Dr Sam Goodwin of the Central Australia Health Service

Dr Sam Goodwin Executive Director of Medical and Clinical Services with Central Australian Health Service

Read more: Bringing Digital Health to Central Australia — introducing Dr Sam Goodwin

Child Immunisation and Digital Health

The week before Christmas 2016, with temperatures peaking at 43 degrees, I travelled with our CEO, Tim Kelsey and Chief Medical Adviser, Clinical Professor Meredith Makeham to Perth, Bunbury and Busselton in Western Australia.

Read more: Child Immunisation and Digital Health

Starting the conversation on digital health

Dr Monica Trujillo, Chief Clinical Information Officer for the Australian Digital Health Agency, talks about how putting data and technology safely to work for patients, consumers and the healthcare professionals who look after them can help Australians live healthier, happier and more productive li...

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Automating faxes was just the start: Inala Primary Care and Digital Health

Driving through the streets of Inala, a south-west Brisbane suburb, is always memorable. The 1950s style brick-and-stucco housing is clear evidence of Inala’s origins as a post-war social housing experiment. Through the decades, disadvantage has continued to dominate the area, populated by the elderly and predominantly African, Middle Eastern and Asian communities – in particular Vietnamese, who were among Australia’s first wave of ‘Boat People’ and made Inala their home. Indigenous art work in the local parks reflect one of Queensland’s largest agglomerations of Aboriginal, Torres Strait Island and Pacific Island peoples.

Read more: Automating faxes was just the start: Inala Primary Care and Digital Health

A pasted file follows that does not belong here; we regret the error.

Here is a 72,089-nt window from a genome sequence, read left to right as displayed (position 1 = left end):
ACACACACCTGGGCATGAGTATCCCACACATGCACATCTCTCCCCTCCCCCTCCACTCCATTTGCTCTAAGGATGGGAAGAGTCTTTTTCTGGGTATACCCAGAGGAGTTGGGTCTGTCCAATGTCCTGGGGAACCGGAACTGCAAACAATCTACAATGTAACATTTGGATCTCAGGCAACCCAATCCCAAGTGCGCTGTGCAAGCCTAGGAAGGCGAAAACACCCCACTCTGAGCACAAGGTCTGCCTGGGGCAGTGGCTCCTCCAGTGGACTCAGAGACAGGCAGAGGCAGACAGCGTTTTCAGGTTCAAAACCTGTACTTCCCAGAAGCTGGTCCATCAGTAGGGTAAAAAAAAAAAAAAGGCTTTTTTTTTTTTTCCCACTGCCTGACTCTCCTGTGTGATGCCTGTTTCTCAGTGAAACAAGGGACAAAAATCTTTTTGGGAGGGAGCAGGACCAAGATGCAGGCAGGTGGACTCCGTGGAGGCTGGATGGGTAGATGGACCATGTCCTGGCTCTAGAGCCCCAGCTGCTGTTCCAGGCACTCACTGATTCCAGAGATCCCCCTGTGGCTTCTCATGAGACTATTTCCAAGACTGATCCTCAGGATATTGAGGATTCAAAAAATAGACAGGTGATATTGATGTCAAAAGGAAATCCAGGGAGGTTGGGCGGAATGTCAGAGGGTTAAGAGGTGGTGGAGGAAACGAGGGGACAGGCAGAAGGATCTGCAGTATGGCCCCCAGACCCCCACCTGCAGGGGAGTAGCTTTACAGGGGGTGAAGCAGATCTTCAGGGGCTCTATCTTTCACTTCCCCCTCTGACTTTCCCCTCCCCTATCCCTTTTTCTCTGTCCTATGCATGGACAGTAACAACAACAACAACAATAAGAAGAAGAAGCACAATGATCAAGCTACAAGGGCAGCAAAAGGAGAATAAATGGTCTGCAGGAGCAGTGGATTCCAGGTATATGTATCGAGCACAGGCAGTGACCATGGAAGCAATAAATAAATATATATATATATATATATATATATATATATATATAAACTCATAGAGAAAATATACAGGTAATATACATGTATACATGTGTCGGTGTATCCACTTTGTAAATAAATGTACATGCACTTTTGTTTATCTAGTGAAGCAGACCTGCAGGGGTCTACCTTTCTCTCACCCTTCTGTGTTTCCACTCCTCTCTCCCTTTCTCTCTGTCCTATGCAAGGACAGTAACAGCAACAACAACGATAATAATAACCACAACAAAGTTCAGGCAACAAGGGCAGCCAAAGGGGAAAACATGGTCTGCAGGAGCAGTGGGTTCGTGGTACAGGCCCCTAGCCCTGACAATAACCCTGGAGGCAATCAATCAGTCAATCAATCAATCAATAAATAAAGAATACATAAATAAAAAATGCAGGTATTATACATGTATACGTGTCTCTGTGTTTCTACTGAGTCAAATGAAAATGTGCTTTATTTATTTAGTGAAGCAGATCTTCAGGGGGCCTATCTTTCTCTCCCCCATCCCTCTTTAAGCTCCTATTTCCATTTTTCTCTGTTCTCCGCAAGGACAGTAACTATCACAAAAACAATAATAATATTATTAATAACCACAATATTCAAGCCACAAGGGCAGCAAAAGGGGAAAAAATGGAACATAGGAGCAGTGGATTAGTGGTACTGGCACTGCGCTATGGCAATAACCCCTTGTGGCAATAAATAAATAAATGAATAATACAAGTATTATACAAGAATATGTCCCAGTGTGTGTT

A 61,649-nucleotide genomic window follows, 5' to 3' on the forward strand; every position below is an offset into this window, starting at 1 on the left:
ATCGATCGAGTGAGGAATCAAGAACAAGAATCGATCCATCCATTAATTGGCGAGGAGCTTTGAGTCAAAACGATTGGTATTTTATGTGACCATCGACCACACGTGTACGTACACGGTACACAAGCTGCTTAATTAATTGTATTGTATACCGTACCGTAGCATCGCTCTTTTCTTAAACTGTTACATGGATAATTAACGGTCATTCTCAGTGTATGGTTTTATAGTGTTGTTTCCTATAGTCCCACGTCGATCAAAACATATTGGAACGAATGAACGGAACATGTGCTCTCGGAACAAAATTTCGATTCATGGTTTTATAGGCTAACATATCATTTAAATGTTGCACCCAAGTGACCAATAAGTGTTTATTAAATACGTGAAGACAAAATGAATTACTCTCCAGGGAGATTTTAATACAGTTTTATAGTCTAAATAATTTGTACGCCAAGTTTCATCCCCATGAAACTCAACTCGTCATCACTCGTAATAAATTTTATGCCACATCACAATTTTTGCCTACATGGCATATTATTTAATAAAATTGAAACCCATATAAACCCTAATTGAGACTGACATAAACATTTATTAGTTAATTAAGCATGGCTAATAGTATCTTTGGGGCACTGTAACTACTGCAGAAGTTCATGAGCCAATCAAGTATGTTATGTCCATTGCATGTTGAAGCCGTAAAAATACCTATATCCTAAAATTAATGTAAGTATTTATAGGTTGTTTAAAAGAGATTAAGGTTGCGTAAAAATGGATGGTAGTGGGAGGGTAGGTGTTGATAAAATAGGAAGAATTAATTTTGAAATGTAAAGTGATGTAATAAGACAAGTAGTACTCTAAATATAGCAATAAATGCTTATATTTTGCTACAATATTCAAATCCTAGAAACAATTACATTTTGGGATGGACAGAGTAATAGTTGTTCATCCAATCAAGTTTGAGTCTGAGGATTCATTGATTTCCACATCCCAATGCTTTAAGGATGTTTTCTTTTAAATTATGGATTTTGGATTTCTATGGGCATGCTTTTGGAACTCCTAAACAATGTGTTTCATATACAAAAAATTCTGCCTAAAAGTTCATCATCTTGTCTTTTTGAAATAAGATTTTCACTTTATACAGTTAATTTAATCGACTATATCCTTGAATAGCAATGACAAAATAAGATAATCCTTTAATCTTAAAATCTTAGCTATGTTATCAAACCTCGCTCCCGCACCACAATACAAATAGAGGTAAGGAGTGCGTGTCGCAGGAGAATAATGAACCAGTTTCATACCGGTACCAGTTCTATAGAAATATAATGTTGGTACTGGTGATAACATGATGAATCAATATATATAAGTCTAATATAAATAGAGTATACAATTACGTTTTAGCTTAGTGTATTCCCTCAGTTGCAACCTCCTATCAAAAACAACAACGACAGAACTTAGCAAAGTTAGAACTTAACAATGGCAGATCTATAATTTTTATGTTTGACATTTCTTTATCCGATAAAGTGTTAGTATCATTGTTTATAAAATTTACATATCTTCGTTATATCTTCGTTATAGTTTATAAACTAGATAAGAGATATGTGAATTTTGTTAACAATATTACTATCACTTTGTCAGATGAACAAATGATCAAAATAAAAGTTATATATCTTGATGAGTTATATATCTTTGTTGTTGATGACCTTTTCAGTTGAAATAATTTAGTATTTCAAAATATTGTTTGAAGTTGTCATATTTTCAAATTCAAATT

Mobile enablement meeting consumer demands

In September 2016, I was invited to speak at HISA Queensland’s workshop for Health Data Interoperability, held at Royal Brisbane & Women’s Hospital.  As the title suggests, the workshop brought together clinicians, technologists and other health informaticians to discuss various approaches to making interoperability within digital health services a reality. Such interoperability is universally recognised as a key component for an effective, user-friendly service.

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Why I’m behind digital health

Watch the National Digital Health Consultation: Findings so far to hear what Australian communities are saying about the future of health and care.

“Can you give me a call when you’re free, love mum.”

The message flashed up on my phone and my heart dropped. I knew something was up. My mum’s attempts at ‘text speak’ usually end up with half a screen of rambled shortcuts that I need to look up urban dictionary to decipher. This, on the other hand, was too short for comfort.

Read more: Why I’m behind digital health

Australian Migrant Resource Centre – Hearing Their Stories

In light of the Australian Digital Health Agency’s commitment to delivering the best possible digital health services to Australia, we recognise the importance of going out and talking to people, hearing their individual health issues and concerns. It’s been one of the most interesting aspects of my job in the Agency’s Communications team.